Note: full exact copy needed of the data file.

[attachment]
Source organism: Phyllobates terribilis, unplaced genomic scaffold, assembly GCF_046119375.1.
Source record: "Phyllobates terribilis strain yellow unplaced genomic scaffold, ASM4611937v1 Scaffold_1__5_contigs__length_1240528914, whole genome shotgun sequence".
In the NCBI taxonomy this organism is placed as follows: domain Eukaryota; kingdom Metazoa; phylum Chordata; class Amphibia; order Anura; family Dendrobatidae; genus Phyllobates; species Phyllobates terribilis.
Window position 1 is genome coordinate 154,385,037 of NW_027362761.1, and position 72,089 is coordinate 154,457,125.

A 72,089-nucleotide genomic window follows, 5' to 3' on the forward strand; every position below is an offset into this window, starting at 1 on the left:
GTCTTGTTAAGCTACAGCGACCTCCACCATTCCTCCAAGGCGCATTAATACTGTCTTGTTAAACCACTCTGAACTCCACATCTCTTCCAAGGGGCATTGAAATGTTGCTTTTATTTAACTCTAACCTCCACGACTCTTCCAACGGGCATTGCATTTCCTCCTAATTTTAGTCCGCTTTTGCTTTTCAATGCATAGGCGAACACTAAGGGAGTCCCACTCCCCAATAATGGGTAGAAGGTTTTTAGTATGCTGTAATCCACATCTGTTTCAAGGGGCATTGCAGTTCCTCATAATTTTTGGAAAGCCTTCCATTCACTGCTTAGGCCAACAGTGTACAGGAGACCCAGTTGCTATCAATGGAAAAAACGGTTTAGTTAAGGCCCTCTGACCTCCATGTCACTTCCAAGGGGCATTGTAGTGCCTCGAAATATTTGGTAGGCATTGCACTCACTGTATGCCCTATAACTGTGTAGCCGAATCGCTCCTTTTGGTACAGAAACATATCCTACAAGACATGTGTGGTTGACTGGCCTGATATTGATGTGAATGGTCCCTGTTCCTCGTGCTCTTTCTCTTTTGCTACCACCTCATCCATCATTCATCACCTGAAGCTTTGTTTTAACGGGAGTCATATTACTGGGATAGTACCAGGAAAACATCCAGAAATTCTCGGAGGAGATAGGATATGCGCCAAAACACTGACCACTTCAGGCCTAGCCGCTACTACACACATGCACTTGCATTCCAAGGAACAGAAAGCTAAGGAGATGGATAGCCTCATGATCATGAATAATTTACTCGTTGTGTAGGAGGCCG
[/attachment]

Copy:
Source organism: Phyllobates terribilis, unplaced genomic scaffold, assembly GCF_046119375.1.
Source record: "Phyllobates terribilis strain yellow unplaced genomic scaffold, ASM4611937v1 Scaffold_1__5_contigs__length_1240528914, whole genome shotgun sequence".
In the NCBI taxonomy this organism is placed as follows: domain Eukaryota; kingdom Metazoa; phylum Chordata; class Amphibia; order Anura; family Dendrobatidae; genus Phyllobates; species Phyllobates terribilis.
Window position 1 is genome coordinate 154,385,037 of NW_027362761.1, and position 72,089 is coordinate 154,457,125.

A 72,089-nucleotide genomic window follows, 5' to 3' on the forward strand; every position below is an offset into this window, starting at 1 on the left:
GTCTTGTTAAGCTACAGCGACCTCCACCATTCCTCCAAGGCGCATTAATACTGTCTTGTTAAACCACTCTGAACTCCACATCTCTTCCAAGGGGCATTGAAATGTTGCTTTTATTTAACTCTAACCTCCACGACTCTTCCAACGGGCATTGCATTTCCTCCTAATTTTAGTCCGCTTTTGCTTTTCAATGCATAGGCGAACACTAAGGGAGTCCCACTCCCCAATAATGGGTAGAAGGTTTTTAGTATGCTGTAATCCACATCTGTTTCAAGGGGCATTGCAGTTCCTCATAATTTTTGGAAAGCCTTCCATTCACTGCTTAGGCCAACAGTGTACAGGAGACCCAGTTGCTATCAATGGAAAAAACGGTTTAGTTAAGGCCCTCTGACCTCCATGTCACTTCCAAGGGGCATTGTAGTGCCTCGAAATATTTGGTAGGCATTGCACTCACTGTATGCCCTATAACTGTGTAGCCGAATCGCTCCTTTTGGTACAGAAACATATCCTACAAGACATGTGTGGTTGACTGGCCTGATATTGATGTGAATGGTCCCTGTTCCTCGTGCTCTTTCTCTTTTGCTACCACCTCATCCATCATTCATCACCTGAAGCTTTGTTTTAACGGGAGTCATATTACTGGGATAGTACCAGGAAAACATCCAGAAATTCTCGGAGGAGATAGGATATGCGCCAAAACACTGACCACTTCAGGCCTAGCCGCTACTACACACATGCACTTGCATTCCAAGGAACAGAAAGCTAAGGAGATGGATAGCCTCATGATCATGAATAATTTACTCGTTGTGTAGGAGGCCG